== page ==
Sonic Booms

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Sometimes the island is part of the training route for jets from an airbase about 80 miles away.  Although pilots have been instructed not to generate sonic booms as they fly over us, they occasionally misjudge and break the sound barrier.  Shock waves shake our stilt-perched house, jarring pictures on the walls, waking my sleeping cats.  I feel vulnerable to these loud sound explosions because of the distance from the ground; my whole house rocks and shakes.  I can’t help but think of the other ‘sonic booms’  that can jar us so suddenly, under blue and cloud-free skies.  A routine examination at the doctor’s office that uncovers a serious condition, an accident that shatters a family’s stability, a job loss, a phone that rings in the darkness of night—each of these, like sonic booms, suddenly rock our worlds and leave us unsettled.  I trust the builder of our house did his work well, that he set our concrete beams deeply enough into the ground so we can weather the impact.  Similarly, I ask you, Heavenly Father, that you would help increase my faith, establish it deeper in your word and your love so I can withstand all the sonic booms that life brings. Amen.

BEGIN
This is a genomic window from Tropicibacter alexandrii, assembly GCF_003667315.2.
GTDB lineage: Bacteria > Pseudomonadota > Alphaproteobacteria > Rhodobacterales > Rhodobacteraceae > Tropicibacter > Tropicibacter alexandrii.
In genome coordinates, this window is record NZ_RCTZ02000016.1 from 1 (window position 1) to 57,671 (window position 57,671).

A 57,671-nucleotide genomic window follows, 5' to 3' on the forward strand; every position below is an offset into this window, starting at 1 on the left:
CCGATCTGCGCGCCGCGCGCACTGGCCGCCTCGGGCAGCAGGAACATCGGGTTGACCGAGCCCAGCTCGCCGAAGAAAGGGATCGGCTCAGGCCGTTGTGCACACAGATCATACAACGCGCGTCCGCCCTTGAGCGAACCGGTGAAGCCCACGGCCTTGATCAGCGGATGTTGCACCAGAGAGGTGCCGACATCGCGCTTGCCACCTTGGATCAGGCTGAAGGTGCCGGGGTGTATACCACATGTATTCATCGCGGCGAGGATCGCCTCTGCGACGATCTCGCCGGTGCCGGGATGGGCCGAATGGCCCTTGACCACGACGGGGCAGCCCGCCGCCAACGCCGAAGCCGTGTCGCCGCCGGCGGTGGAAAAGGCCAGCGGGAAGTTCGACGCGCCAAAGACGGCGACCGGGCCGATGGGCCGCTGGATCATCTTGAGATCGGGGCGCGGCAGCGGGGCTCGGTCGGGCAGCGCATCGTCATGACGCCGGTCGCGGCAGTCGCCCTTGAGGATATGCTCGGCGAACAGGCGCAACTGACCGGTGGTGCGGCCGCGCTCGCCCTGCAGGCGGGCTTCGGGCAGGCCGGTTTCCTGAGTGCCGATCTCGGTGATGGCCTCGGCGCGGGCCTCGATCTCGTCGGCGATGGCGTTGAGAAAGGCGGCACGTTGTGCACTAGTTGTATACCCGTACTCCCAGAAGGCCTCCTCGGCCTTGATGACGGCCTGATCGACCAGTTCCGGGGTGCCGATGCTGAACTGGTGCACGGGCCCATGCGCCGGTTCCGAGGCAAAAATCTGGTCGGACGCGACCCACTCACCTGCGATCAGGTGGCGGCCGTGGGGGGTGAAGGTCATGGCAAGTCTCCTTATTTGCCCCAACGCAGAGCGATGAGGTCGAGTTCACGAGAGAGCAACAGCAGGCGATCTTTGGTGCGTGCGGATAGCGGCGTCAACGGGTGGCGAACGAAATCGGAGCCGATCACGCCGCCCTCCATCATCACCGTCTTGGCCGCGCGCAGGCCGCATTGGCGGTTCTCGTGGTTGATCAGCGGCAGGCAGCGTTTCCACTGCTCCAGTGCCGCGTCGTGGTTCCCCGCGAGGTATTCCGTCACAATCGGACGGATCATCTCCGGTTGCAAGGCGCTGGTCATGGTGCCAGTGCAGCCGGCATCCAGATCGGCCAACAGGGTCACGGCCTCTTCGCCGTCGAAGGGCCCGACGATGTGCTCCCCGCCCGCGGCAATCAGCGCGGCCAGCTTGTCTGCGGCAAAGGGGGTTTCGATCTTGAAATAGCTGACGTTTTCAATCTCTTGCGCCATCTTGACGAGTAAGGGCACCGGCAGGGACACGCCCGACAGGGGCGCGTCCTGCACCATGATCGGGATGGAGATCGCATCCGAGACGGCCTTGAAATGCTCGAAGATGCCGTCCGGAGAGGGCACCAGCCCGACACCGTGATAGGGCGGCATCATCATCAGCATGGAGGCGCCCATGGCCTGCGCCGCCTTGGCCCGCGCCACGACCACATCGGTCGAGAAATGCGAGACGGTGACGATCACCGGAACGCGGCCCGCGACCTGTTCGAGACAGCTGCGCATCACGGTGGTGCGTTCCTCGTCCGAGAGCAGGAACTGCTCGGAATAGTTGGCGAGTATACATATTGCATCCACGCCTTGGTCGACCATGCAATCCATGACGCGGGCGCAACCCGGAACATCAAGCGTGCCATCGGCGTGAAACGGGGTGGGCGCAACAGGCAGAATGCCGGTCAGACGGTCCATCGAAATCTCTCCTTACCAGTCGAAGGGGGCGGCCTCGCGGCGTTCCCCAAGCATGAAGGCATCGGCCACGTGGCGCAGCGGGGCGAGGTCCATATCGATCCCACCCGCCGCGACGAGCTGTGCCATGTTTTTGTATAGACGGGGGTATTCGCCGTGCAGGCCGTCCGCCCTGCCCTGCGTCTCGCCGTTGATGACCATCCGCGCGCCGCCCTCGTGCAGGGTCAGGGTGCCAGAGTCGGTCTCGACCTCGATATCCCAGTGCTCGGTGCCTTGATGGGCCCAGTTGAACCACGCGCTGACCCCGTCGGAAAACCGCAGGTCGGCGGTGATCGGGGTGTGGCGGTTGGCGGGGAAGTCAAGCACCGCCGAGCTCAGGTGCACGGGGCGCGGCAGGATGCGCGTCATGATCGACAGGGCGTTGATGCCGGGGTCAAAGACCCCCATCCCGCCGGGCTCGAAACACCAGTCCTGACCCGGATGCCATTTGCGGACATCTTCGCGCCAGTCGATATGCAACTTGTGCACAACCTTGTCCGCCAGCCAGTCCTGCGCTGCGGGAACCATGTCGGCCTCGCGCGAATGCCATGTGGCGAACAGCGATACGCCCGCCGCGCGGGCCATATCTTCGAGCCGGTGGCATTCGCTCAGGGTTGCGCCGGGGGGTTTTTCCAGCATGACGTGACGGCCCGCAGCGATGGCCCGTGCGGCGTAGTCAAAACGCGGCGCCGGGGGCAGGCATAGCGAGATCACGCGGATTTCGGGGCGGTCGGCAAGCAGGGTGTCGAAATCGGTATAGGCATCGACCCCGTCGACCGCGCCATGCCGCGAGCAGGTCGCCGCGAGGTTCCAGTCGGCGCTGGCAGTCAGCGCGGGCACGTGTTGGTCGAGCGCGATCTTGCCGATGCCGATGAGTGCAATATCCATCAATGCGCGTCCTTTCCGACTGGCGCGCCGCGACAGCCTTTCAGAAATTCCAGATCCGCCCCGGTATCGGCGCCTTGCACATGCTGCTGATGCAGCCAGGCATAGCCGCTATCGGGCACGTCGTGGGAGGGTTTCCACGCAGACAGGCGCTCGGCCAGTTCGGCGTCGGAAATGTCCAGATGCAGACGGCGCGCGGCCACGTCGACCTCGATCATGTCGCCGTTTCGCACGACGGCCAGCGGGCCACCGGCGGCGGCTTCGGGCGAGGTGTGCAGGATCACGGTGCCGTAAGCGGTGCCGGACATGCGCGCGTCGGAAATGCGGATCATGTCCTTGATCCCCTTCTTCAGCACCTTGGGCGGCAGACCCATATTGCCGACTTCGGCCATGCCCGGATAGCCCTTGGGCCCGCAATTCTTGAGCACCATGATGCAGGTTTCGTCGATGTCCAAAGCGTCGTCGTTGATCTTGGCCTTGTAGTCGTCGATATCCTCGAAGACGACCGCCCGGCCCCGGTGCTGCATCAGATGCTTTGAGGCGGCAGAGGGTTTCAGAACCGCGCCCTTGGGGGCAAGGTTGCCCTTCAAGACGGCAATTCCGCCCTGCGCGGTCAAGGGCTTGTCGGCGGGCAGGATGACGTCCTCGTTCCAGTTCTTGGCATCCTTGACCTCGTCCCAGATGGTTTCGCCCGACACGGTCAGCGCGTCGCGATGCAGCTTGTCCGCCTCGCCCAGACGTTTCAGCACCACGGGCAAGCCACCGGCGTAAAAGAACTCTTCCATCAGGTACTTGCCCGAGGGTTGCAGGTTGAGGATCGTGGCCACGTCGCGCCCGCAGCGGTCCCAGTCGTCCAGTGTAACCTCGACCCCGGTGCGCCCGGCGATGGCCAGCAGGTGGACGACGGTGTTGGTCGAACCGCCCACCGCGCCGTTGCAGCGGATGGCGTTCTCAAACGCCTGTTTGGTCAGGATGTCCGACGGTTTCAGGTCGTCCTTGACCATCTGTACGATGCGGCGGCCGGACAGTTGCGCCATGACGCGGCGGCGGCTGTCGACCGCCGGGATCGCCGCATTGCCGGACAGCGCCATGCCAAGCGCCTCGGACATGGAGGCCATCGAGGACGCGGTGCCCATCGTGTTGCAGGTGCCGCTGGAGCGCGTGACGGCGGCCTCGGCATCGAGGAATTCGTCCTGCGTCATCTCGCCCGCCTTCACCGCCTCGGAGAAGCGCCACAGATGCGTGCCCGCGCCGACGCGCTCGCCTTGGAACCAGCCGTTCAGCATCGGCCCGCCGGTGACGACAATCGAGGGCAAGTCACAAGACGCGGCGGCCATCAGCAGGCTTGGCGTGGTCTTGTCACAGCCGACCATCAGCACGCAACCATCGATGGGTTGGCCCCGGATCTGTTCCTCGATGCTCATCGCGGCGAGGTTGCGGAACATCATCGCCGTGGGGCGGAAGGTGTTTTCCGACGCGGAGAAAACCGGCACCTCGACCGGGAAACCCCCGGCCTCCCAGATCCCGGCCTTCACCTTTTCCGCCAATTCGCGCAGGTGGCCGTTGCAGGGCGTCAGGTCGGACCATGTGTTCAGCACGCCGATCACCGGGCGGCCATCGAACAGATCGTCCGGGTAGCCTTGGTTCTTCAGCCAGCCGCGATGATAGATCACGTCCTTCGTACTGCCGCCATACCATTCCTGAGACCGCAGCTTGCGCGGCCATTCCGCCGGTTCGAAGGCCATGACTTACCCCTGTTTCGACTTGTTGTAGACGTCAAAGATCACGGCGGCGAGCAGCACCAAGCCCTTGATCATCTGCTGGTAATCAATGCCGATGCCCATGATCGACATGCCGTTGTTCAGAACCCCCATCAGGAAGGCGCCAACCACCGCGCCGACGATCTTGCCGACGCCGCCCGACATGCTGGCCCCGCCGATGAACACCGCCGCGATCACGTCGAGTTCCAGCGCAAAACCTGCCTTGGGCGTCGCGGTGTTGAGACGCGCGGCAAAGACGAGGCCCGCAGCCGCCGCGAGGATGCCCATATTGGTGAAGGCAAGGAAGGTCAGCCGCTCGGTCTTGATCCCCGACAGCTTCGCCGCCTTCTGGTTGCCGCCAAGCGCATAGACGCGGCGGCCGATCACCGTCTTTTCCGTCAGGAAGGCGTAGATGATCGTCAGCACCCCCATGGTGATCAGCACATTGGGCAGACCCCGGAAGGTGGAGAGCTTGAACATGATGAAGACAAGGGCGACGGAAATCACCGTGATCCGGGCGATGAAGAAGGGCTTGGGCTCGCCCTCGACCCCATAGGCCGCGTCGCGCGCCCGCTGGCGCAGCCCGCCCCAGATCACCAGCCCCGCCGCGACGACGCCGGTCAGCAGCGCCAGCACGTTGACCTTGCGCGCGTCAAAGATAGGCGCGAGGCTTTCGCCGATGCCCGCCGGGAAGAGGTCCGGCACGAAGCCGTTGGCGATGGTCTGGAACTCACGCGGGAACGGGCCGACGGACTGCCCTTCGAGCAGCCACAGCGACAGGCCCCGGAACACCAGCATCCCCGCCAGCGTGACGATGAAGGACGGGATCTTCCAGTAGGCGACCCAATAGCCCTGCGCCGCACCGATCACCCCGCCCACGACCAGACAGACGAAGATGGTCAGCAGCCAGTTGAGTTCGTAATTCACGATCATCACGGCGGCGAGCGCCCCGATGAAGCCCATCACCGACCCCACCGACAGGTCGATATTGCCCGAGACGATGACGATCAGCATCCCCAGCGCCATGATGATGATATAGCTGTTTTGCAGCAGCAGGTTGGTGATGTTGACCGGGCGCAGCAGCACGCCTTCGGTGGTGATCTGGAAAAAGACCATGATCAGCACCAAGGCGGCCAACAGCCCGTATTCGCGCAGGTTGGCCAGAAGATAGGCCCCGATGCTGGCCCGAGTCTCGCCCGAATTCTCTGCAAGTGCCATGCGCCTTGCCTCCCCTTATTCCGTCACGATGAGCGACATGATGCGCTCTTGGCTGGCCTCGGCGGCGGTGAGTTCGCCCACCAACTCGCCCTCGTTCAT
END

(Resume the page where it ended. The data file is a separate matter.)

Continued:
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I’m AngryI’m Angry

Dear Heavenly Father–all of us must go through the shared experience of coping with COVID-19.  Friends have various methods of surviving. Some are bored, binge watching Netflix or immersing themselves in video games to escape reality. They stare out the windows mindlessly, and when I speak with them on the phone, they sigh, overwhelmingly weary.

Others among my friends are in a state of perpetual fear.  Endless TV coverage of the disease feeds their alarm, whether those numbers reflect a free-fall economy or the growing total of the ill or dead. Temperatures and symptom discussion occupy all conversations. In their voices I hear the tremolo of fear, a wavering indicating their panic.

A smaller number of friends respond to the virus with an enviable state of calm; they use public media sparingly, only to be informed but not absorbed.  They observe all the protective rules, but do so without drama or hysterics.  Their voices are calm, measured.